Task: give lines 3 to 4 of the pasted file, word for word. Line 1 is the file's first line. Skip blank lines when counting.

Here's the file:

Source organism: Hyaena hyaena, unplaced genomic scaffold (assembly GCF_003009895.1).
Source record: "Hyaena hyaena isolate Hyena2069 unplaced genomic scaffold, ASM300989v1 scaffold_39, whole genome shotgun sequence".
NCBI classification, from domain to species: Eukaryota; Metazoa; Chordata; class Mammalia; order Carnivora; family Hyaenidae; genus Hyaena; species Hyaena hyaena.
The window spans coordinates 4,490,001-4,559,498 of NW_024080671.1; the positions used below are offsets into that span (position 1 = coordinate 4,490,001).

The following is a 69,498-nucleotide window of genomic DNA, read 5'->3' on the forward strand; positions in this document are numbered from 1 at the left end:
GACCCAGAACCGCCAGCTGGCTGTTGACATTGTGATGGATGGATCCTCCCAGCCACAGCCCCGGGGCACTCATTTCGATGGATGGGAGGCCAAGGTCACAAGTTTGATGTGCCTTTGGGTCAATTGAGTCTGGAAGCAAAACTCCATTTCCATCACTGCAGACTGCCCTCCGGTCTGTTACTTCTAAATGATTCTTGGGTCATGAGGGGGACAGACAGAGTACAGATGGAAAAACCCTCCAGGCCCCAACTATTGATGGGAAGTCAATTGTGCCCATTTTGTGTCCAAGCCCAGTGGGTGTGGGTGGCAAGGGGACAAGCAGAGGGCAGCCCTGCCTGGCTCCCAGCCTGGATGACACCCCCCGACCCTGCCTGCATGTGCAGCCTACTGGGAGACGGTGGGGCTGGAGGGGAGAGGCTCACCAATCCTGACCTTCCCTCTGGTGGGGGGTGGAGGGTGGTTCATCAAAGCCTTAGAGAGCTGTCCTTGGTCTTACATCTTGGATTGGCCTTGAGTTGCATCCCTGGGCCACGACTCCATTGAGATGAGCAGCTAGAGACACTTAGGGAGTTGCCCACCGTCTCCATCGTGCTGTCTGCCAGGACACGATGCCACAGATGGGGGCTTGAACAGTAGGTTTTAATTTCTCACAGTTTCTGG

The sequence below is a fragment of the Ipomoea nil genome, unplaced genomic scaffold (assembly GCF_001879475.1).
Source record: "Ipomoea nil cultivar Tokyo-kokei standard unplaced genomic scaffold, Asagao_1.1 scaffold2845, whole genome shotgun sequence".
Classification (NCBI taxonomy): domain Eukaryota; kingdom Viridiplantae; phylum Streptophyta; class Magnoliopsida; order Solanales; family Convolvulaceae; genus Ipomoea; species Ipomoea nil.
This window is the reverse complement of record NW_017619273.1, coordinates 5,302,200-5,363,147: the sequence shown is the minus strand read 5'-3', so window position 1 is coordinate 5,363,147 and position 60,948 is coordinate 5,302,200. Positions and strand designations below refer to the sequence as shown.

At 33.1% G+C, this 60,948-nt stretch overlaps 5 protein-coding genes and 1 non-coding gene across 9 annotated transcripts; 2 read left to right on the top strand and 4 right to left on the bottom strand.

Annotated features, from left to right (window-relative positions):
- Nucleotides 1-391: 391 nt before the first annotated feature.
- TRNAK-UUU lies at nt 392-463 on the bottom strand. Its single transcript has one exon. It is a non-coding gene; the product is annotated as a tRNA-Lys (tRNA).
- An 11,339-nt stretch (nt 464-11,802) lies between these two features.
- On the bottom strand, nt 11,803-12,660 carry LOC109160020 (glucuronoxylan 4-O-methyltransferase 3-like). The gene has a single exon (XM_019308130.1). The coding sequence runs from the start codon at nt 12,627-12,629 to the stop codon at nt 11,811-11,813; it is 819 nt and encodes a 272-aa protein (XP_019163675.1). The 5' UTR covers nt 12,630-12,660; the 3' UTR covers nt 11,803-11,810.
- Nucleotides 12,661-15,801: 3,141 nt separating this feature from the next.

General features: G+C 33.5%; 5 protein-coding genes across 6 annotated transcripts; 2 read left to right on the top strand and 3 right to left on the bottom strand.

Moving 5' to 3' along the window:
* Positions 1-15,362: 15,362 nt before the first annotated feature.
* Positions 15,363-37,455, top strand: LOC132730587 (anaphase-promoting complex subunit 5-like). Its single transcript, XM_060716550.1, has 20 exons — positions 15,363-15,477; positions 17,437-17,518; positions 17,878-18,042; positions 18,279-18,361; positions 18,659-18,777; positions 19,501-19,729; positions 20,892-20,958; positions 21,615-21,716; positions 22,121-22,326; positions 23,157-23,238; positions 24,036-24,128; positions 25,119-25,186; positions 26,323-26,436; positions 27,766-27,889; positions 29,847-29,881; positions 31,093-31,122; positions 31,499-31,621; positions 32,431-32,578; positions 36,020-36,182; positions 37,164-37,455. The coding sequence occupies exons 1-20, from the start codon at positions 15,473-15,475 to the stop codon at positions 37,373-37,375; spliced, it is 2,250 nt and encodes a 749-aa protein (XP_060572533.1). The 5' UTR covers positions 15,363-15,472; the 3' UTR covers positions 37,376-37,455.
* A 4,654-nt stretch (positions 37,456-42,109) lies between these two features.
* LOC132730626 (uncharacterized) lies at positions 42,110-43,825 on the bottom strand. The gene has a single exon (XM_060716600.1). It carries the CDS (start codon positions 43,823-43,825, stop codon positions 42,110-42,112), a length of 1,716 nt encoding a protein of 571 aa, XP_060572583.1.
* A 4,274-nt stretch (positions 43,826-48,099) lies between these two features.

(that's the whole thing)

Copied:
NCBI classification, from domain to species: Eukaryota; Metazoa; Chordata; class Mammalia; order Carnivora; family Hyaenidae; genus Hyaena; species Hyaena hyaena.
The window spans coordinates 4,490,001-4,559,498 of NW_024080671.1; the positions used below are offsets into that span (position 1 = coordinate 4,490,001).